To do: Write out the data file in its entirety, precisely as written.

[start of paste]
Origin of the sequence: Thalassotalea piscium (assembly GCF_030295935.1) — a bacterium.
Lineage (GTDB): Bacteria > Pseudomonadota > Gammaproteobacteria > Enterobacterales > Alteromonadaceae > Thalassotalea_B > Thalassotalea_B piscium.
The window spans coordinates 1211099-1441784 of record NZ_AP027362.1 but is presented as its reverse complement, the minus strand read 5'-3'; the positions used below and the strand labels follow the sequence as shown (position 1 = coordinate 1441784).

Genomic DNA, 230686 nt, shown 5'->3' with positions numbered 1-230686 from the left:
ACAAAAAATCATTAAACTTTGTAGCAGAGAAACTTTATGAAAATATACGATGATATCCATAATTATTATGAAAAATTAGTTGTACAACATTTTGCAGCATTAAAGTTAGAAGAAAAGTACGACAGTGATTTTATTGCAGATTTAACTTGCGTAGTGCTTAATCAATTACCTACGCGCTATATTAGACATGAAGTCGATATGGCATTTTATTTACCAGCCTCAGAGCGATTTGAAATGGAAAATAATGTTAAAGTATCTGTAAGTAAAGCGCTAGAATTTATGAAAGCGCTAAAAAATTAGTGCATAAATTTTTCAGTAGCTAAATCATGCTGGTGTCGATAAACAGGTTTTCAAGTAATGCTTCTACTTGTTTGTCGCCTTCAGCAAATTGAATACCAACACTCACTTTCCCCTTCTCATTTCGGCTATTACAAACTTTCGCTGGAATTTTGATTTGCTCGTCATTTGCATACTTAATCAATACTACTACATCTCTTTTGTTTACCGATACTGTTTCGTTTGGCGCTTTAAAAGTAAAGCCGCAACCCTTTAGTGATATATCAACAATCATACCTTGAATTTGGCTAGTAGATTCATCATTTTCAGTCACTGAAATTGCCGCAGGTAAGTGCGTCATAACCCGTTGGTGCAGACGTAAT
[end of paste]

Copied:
Origin of the sequence: Thalassotalea piscium (assembly GCF_030295935.1) — a bacterium.
Lineage (GTDB): Bacteria > Pseudomonadota > Gammaproteobacteria > Enterobacterales > Alteromonadaceae > Thalassotalea_B > Thalassotalea_B piscium.
The window spans coordinates 1211099-1441784 of record NZ_AP027362.1 but is presented as its reverse complement, the minus strand read 5'-3'; the positions used below and the strand labels follow the sequence as shown (position 1 = coordinate 1441784).

Genomic DNA, 230686 nt, shown 5'->3' with positions numbered 1-230686 from the left:
ACAAAAAATCATTAAACTTTGTAGCAGAGAAACTTTATGAAAATATACGATGATATCCATAATTATTATGAAAAATTAGTTGTACAACATTTTGCAGCATTAAAGTTAGAAGAAAAGTACGACAGTGATTTTATTGCAGATTTAACTTGCGTAGTGCTTAATCAATTACCTACGCGCTATATTAGACATGAAGTCGATATGGCATTTTATTTACCAGCCTCAGAGCGATTTGAAATGGAAAATAATGTTAAAGTATCTGTAAGTAAAGCGCTAGAATTTATGAAAGCGCTAAAAAATTAGTGCATAAATTTTTCAGTAGCTAAATCATGCTGGTGTCGATAAACAGGTTTTCAAGTAATGCTTCTACTTGTTTGTCGCCTTCAGCAAATTGAATACCAACACTCACTTTCCCCTTCTCATTTCGGCTATTACAAACTTTCGCTGGAATTTTGATTTGCTCGTCATTTGCATACTTAATCAATACTACTACATCTCTTTTGTTTACCGATACTGTTTCGTTTGGCGCTTTAAAAGTAAAGCCGCAACCCTTTAGTGATATATCAACAATCATACCTTGAATTTGGCTAGTAGATTCATCATTTTCAGTCACTGAAATTGCCGCAGGTAAGTGCGTCATAACCCGTTGGTGCAGACGTAAT